CDC Lifting of Safety Requirements Poses a Huge Threat

Fully-vaccinated people in the United States are no longer required to wear masks in public or indoors, or to maintain six feet of social distancing, though restrictions may apply in specific states, as of May 13 according to the CDC. While approximately 33% of the Orange County population has been fully vaccinated, according to the CDC, it is key that residents still take precautions in continuing to stop the spread of COVID-19 to make sure cases do not rise and to protect those that are physically unable to receive the vaccine.

As of April 15, the CDC reported that out of 77 million fully-vaccinated individuals, there had been around 5,800 “breakthroughs,” which occur when a fully-vaccinated person gets diagnosed with COVID-19 — because none of the vaccines have yet to be proven 100% effective. With the chance that individuals who have received the vaccine can still contract COVID-19, others stand the risk of being infected from these breakthrough cases.

“As someone who hasn’t had the opportunity to get vaccinated yet, I don’t think it would be the best idea to just take away the mask and social distancing guidelines,” junior Sully Scott said. “If I happen to be in contact with someone that is a breakthrough case, without being vaccinated, there are so many risks involved, and just overall I feel safer with the mask and social distancing guidelines in place at least until the majority of people have gotten vaccinated.”

An estimated 70-85% of the population must be vaccinated or immune to the virus in order to be more-or-less fully protected, according to Dr. Anthony Fauci, the director and chief medical adviser for the U.S. National Institute of Allergy and Infectious Diseases.

As of May 23, only 13.1% of the U.S. population has received one dose of the Pfizer or Moderna, while 49.2% are fully vaccinated with two doses, or the one dose of Johnson and Johnson, according to California All COVID-19 data.

“Not everyone is vaccinated, and the percentages are less than half at this point,” Dr. David Kim, father of junior Emma Kim and family medicine provider at Kaiser Permanente, said. “Those that are not vaccinated can still potentially get COVID-19 at a much higher rate and create a little mini surge in their own pocket.”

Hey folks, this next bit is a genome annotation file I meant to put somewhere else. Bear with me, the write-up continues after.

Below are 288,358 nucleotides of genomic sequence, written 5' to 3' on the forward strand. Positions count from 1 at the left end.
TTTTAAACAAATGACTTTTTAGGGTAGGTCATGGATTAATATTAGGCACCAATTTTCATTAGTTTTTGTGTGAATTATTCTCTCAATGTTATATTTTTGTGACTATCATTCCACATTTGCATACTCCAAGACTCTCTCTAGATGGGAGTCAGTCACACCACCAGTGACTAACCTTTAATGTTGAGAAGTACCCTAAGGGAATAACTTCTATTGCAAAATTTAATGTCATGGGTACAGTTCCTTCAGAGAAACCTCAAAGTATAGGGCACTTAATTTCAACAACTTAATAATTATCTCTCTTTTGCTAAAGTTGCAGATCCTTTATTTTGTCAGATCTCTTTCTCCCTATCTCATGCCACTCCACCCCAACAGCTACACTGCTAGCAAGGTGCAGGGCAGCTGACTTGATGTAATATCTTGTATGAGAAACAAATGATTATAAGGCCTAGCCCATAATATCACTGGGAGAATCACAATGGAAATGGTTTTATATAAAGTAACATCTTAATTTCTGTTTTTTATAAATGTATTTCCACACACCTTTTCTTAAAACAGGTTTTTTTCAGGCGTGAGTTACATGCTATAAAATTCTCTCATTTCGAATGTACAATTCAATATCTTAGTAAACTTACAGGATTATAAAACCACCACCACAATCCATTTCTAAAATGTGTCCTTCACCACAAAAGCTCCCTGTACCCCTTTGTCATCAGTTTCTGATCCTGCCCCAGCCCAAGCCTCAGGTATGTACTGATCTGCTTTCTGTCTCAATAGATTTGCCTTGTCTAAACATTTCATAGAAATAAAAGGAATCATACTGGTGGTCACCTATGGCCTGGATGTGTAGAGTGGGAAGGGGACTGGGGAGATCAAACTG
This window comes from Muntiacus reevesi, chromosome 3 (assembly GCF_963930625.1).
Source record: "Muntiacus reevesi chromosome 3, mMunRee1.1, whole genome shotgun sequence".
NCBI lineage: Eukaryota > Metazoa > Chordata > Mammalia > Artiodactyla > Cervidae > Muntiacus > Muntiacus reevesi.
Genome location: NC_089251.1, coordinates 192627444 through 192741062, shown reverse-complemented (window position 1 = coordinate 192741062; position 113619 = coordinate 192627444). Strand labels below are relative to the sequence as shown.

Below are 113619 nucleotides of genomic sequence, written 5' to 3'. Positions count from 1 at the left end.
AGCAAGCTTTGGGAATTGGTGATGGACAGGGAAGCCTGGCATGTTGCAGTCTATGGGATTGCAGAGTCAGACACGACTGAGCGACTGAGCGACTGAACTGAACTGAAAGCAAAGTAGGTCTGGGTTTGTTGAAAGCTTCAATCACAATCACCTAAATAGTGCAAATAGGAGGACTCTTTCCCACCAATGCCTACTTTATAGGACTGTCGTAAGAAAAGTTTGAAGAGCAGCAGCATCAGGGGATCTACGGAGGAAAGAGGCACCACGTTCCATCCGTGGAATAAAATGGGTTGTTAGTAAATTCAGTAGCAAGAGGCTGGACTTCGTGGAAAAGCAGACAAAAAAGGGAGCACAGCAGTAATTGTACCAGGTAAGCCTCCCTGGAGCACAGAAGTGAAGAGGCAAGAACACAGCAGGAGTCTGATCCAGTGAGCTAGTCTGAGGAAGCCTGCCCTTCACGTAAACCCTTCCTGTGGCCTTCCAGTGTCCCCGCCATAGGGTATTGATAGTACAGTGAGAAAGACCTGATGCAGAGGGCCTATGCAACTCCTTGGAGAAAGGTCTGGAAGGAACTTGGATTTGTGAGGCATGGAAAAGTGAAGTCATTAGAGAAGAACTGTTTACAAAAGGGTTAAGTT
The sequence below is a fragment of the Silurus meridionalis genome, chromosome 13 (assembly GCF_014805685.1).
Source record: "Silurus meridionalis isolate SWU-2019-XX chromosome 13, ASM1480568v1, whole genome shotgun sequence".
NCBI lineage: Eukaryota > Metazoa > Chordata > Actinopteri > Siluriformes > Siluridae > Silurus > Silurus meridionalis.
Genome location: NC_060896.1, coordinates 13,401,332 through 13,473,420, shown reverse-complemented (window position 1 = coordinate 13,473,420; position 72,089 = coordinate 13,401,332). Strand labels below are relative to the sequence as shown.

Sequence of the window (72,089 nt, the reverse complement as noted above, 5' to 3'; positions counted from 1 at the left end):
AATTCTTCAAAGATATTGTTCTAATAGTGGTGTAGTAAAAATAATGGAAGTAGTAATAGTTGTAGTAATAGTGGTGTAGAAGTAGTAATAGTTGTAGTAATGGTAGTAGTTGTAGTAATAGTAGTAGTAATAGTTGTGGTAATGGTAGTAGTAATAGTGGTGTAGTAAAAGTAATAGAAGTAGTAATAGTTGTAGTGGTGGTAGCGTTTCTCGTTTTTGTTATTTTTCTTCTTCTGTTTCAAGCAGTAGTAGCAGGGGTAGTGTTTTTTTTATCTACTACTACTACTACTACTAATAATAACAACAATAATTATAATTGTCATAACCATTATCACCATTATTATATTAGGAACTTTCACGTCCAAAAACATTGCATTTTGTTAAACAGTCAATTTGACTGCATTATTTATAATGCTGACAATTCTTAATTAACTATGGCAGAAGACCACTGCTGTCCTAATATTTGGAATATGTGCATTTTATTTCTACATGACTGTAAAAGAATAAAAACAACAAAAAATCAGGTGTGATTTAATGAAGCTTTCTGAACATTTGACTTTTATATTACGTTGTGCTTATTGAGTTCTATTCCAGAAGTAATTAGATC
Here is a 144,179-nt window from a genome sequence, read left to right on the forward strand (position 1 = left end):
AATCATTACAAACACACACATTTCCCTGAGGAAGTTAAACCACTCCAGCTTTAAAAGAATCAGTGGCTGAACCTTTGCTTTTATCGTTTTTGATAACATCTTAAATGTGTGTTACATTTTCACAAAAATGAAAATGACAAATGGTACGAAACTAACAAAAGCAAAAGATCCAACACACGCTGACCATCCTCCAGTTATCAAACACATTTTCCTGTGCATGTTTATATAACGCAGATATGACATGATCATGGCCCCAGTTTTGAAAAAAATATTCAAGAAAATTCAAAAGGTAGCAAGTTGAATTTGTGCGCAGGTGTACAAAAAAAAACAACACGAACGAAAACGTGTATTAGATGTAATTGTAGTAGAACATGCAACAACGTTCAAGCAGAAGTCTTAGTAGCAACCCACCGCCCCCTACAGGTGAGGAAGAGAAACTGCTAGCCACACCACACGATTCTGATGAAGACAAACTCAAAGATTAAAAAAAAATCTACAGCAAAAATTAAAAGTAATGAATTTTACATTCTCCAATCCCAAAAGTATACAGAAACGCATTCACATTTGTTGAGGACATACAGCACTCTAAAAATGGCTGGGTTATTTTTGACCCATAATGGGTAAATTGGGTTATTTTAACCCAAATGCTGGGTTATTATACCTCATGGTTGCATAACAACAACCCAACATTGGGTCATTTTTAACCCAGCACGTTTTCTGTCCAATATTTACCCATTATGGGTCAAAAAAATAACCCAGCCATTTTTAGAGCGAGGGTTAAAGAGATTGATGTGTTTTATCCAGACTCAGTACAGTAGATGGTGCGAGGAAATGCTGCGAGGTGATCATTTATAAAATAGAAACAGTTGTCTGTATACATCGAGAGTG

Those that are not vaccinated can still potentially get COVID-19 at a much higher rate and create a little mini surge in their own pocket.”

— Dr. David Kim

For those eager to see their lives returning to “normal,” it may seem ridiculous to not forgo a mask at the first given opportunity. But it is still part of our job to protect our communities, which includes people who cannot get vaccinated or have not gotten the chance to. The slowing of COVID-19 does not mean it has been completely eradicated — until then, we must continue to adhere to the same safety measures. If it is never eradicated, it is important that we slow down the spread as much as possible.

“The CDC went from zero to 100 overnight,” emergency physician and CNN Medical Analyst Dr. Leana Wen said in an interview with CNN. “The CDC is relying on the honor code, and we’re already seeing that the honor code is already not working. There are already many states and businesses that are essentially just taking their guidance and saying ‘that means that mask mandates and distancing all needs to end.'”

Until the majority of citizens have received the vaccines, it is the safest option to keep your masks on and hand sanitizer ready.